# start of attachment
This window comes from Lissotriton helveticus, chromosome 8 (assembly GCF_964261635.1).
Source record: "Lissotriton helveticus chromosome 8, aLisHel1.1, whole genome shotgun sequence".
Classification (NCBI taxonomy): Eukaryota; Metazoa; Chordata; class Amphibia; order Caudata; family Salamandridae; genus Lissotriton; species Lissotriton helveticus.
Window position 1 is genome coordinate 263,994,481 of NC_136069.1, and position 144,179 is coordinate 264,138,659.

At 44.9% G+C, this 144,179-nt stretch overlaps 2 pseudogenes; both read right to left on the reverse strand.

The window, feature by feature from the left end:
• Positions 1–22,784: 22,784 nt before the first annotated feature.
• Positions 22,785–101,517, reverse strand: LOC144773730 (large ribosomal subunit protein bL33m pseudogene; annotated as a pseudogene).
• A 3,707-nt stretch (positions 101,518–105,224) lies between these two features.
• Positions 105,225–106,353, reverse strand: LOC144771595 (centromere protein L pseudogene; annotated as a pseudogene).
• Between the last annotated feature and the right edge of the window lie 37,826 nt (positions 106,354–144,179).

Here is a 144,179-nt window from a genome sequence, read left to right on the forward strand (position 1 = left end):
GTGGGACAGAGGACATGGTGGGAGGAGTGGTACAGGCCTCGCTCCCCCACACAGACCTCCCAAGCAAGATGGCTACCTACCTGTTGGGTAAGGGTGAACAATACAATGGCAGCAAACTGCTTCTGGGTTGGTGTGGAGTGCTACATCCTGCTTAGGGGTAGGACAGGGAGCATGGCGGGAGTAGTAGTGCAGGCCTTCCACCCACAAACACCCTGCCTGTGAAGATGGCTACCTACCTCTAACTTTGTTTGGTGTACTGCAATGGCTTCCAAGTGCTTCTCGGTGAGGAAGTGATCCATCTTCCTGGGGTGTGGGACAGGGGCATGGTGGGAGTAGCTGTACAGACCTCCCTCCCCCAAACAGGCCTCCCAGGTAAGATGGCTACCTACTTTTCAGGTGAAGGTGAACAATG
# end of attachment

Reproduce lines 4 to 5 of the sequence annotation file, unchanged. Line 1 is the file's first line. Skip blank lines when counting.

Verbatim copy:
Window position 1 is genome coordinate 263,994,481 of NC_136069.1, and position 144,179 is coordinate 264,138,659.

At 44.9% G+C, this 144,179-nt stretch overlaps 2 pseudogenes; both read right to left on the reverse strand.